That would leave the No. 2 job for the left fielder, and youngster Travis Snider has a good chance of earning that role. I'm not sure Gaston would put Snider in the two-hole to open the year, though. Gonzalez has some experience in that spot, so Snider could be slotted in ninth, as he was to open last season. There's always the chance that Gaston leaves Hill and Lind in the second and third spots, where they had great success in 2009.
As you can tell by all of this, Gaston has a lot of lineup decisions to make this spring.
Have a question about the Blue Jays?
E-mail your query to MLB.com Blue Jays beat reporter Gregor Chisholm for possible inclusion in a future Inbox column. Letters may be edited for brevity, length and/or content.
Why wouldn't the Blue Jays consider starting John McDonald at shortstop this season? Everyone knows the Jays aren't going to be contending, so why not give him a full season to show us what he's got? Granted, he might not be a force with the bat. But, really, I feel like if Toronto gave him a full season, maybe Johnny Mac would even win a Gold Glove Award.
-- Matt V., London, Ontario
The Blue Jays may not be a serious contender this season, but they still want to maximize their lineup as much as possible. In that regard, Toronto feels Gonzalez has more upside offensively than McDonald. Gonzalez is only signed to a one-year deal, though. If he performs below expectations, McDonald could wind up the starter at short before the end of the year.
I read on MLB.com that free-agent pitcher Ben Sheets was working out recently for a number of the teams, including the Blue Jays. What are the chances of him ending up in Toronto? He has lots of experience and was a great pitcher when healthy.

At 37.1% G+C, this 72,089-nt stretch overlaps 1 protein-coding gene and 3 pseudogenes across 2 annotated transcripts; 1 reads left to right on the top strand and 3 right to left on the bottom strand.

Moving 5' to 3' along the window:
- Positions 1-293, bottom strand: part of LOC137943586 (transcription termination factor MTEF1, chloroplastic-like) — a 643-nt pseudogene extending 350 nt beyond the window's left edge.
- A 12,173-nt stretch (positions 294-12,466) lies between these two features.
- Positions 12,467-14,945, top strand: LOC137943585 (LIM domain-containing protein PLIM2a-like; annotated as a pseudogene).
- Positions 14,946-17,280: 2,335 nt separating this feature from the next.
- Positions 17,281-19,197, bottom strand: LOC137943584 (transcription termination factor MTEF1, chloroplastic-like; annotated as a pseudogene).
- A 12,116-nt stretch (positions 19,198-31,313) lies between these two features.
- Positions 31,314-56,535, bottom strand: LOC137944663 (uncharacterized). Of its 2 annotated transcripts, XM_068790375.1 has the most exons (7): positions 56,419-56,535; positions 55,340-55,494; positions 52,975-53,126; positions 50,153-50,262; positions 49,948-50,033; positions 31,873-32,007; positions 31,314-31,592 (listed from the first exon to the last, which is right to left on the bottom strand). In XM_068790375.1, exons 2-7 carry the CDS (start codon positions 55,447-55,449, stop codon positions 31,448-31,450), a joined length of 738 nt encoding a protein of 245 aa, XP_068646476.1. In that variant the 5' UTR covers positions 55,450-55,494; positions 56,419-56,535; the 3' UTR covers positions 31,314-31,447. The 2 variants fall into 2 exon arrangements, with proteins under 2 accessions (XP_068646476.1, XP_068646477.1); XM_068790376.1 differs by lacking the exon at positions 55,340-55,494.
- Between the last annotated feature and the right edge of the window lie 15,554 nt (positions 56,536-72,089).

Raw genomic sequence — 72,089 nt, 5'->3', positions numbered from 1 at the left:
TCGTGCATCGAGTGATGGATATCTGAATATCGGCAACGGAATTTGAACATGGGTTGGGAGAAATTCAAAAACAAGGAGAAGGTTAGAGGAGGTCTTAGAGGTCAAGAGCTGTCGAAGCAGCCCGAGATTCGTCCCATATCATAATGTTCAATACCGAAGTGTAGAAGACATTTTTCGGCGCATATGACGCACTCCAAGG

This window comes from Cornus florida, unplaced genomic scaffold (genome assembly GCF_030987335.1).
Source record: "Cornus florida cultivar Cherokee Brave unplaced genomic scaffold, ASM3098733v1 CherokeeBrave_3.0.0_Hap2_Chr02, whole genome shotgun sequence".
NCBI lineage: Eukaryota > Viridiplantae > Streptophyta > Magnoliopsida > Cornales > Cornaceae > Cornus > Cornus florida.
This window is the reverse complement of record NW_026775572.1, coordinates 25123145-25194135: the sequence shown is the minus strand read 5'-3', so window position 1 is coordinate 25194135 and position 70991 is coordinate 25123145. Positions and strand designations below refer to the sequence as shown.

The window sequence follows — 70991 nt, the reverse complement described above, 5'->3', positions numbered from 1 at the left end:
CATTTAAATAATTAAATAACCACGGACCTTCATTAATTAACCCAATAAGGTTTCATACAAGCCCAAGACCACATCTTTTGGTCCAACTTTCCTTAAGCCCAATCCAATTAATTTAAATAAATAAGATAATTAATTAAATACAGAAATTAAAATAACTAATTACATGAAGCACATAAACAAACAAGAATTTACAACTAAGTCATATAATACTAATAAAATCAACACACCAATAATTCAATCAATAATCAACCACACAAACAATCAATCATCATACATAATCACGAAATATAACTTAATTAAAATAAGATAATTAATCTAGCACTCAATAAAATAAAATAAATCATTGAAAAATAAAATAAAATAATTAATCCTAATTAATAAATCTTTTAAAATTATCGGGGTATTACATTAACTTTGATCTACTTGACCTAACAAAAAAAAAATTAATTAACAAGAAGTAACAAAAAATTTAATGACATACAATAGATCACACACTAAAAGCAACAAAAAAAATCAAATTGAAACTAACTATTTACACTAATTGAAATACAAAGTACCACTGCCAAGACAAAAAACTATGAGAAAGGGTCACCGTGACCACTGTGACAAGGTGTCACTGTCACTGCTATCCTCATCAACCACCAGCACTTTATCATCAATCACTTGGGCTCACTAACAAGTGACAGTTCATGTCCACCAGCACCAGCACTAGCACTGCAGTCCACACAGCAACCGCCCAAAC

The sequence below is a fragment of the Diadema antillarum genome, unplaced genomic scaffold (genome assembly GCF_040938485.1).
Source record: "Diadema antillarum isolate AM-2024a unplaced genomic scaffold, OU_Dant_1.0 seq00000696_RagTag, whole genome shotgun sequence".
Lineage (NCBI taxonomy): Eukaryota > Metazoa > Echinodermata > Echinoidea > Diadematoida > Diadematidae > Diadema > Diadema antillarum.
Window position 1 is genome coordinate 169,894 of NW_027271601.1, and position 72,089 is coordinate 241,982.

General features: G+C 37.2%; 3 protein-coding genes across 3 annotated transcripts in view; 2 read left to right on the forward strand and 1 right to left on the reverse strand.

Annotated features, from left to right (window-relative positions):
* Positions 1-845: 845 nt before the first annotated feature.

-- Greg H., Sombra, Ontario
The Blue Jays did watch Sheets throw, but that does not necessarily mean the club has really high interest in the pitcher. If he is seeking a high salary for 2010, as has been reported, Toronto is unlikely to be a serious bidder. If there is a chance to scout someone, Blue Jays general manager Alex Anthopoulos has been all over it this winter. It's his way of covering all his bases. Another example was the Jays watching Carlos Delgado play in Puerto Rico. Toronto did scout Delgado, but the free agent is not a fit for the club.
What's the deal with free-agent catcher Rod Barajas? Why was it a foregone conclusion that he was leaving Toronto? Why didn't the Jays value him as much as I thought they should have?
-- Steve J., Ajax, Ontario
As it turns out, it is looking more and more as if the Blue Jays valued Barajas accurately. Barajas wanted a multiyear contract and Toronto decided to move in a different direction, signing Buck to a one-year deal as a temporary solution behind the plate. With Spring Training now right around the corner, Barajas remains unsigned and may have to settle for a short-term contract after all.
Jordan Bastian is a reporter for MLB.com. This story was not subject to the approval of Major League Baseball or its clubs.